Wednesday, March 16, 2011
Secretary of State Hillary Clinton flew to Cairo yesterday for the first official U.S. visit to Egypt since Hosni Mubarak stepped down from power. During the visit, she emphasized the continued support being offered by the Obama administration to the people of Egypt as they transition into a new government. "To the people of Egypt, this moment belongs to you," Clinton said. "You broke barriers and overcame obstacles to pursue the dream of democracy."
Friday, March 11, 2011
Christopher Dickey, Paris bureau chief and Middle East regional editor for Newsweek Magazine, discusses the different approaches by the U.S. and French governments to free speech and multiculturalism in the context of recent events.
Friday, March 11, 2011
As the Middle East convulses with more unrest this Friday we want revisit Egypt’s push for democracy and the role that women are playing in the movement there. It was only three days ago on International Women’s Day that women protesting for equal rights in Egypt’s Tahrir square were attacked and sexually harassed. What steps should they be taking next in the pro-democracy movement?
Wednesday, February 23, 2011
Tuesday, February 22, 2011
By Solomon Kleinsmith : IAFC Blogger
Democrats in the legislature have literally abandoned their posts, and Wisconsin Gov. Scott Walker has signaled he is not interested in any compromise whatsoever.
Doctors (who should lose their licenses for this) are giving hypocritical teachers fake doctor's notes so they can abandon their posts, left wingnuts are calling Walker a Nazi, right wingnuts are responding with their own brand of insanity and a whole hell of a lot of nothing but empty grandstanding is getting done.
And while the political hacks vie for air time on MSNBC and Fox News, a real compromise has been on the table this whole time, waiting for any major politician to take notice.
Monday, February 21, 2011
Protests continued to rage across the Middle East throughout the weekend. While the Bahraini government withdrew its military from the capital and allowed peaceful demonstrations, Libyan security forces continued to fire on protestors in Benghazi and Tripoli. Human Rights Watch estimates that the Libyan government has killed at least 223 protesters since political unrest began six days ago. But in a nationally-televised address, the son of Libyan ruler Col. Moammar Gadhafi, Seif al-Islam al-Gadhafi, claimed that the death toll was greatly exaggerated and that Libya was on the brink of civil war. Will Gadhafi hold onto power? What's next for Bahrain? And how will the Obama Administration respond?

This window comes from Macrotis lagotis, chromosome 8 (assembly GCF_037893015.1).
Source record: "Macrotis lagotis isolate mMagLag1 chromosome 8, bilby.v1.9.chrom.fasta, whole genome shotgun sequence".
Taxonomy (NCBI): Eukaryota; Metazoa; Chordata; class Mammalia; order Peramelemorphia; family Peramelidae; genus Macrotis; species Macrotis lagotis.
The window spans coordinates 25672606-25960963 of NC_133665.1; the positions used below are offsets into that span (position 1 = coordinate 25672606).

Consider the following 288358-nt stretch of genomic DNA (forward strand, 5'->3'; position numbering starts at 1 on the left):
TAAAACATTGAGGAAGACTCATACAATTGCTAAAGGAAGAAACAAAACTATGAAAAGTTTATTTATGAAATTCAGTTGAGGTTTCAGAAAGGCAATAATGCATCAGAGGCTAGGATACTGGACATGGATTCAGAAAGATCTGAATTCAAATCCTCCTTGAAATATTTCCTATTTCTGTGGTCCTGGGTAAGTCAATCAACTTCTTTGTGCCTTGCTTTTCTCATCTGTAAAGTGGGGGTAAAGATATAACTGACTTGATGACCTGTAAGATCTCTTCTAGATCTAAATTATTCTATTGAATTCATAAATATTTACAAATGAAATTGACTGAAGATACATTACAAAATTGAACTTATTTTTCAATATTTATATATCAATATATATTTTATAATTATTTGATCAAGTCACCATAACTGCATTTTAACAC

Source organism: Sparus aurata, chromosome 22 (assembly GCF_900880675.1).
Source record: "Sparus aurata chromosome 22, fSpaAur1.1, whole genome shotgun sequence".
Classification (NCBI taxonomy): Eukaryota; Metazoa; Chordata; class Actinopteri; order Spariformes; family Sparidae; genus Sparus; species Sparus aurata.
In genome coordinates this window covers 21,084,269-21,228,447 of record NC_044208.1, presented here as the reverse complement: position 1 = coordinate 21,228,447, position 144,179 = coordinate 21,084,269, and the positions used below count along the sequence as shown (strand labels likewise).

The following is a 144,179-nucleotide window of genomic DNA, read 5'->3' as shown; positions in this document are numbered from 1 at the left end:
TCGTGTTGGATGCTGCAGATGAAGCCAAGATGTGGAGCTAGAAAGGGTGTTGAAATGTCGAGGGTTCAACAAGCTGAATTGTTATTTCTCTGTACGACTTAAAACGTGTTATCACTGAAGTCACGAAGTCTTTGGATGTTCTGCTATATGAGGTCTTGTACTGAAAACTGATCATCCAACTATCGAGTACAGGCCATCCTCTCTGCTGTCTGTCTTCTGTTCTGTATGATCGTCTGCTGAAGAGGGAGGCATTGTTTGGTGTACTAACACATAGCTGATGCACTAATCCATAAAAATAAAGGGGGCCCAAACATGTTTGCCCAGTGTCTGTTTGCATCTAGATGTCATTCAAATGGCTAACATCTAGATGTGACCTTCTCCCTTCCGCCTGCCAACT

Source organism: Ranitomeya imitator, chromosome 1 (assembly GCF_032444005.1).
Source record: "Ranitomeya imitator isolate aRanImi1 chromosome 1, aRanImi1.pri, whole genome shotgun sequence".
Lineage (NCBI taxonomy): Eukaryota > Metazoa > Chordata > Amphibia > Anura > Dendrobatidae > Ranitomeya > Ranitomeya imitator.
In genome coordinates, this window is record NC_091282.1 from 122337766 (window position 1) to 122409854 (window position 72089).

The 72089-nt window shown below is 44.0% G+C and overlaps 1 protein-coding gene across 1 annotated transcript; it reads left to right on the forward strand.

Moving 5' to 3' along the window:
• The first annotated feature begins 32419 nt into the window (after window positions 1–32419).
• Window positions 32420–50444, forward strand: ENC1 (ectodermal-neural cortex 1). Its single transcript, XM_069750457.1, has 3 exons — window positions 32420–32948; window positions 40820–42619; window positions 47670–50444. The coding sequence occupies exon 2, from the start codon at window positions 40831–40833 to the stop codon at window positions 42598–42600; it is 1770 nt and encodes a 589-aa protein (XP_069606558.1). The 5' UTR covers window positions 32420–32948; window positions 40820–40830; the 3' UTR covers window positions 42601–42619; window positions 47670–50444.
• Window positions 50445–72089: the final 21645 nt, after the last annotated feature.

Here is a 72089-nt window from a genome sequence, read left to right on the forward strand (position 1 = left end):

Wednesday, February 16, 2011
It’s said that the road to hell is paved with good intentions…But does that apply to the leaders of powerful countries? What if programs that were intended to help Americans — things like pensions, healthcare, and subsidized housing were hurting us instead? Dambisa Moyo is an economist and author of the new book: "How the West Was Lost: Fifty Years of Economic Folly – and the Stark Choices ahead."
Tuesday, February 15, 2011
Tuesday, February 15, 2011
Ambassador Nancy Soderberg, deputy national security advisor to the Clinton administration, former UN Ambassador, and president of the Connect U.S. Fund, joins us to talk about the U.S. response to democratic movements beyond Egypt.
Tuesday, February 15, 2011
Marwan Muasher served as foreign minister (2002-2004) and deputy prime minister (2004-2005) of Jordan. He is vice president for studies at the Carnegie Endowment for International Peace and author of The Arab Center: The Promise of Moderation. He joins us to discuss how movements in Egypt might spread through the rest of the Middle East, and how regional governments are reacting.
Monday, February 14, 2011
Egypt’s military has dissolved Parliament and called for elections in six months, as it oversees the country’s democratic transition from three decades of authoritarian rule. The next president of Egypt will likely come out of the military, says Ret. Col. Patrick Lang, former head of Middle East Intelligence at the Defence Intelligence Agency.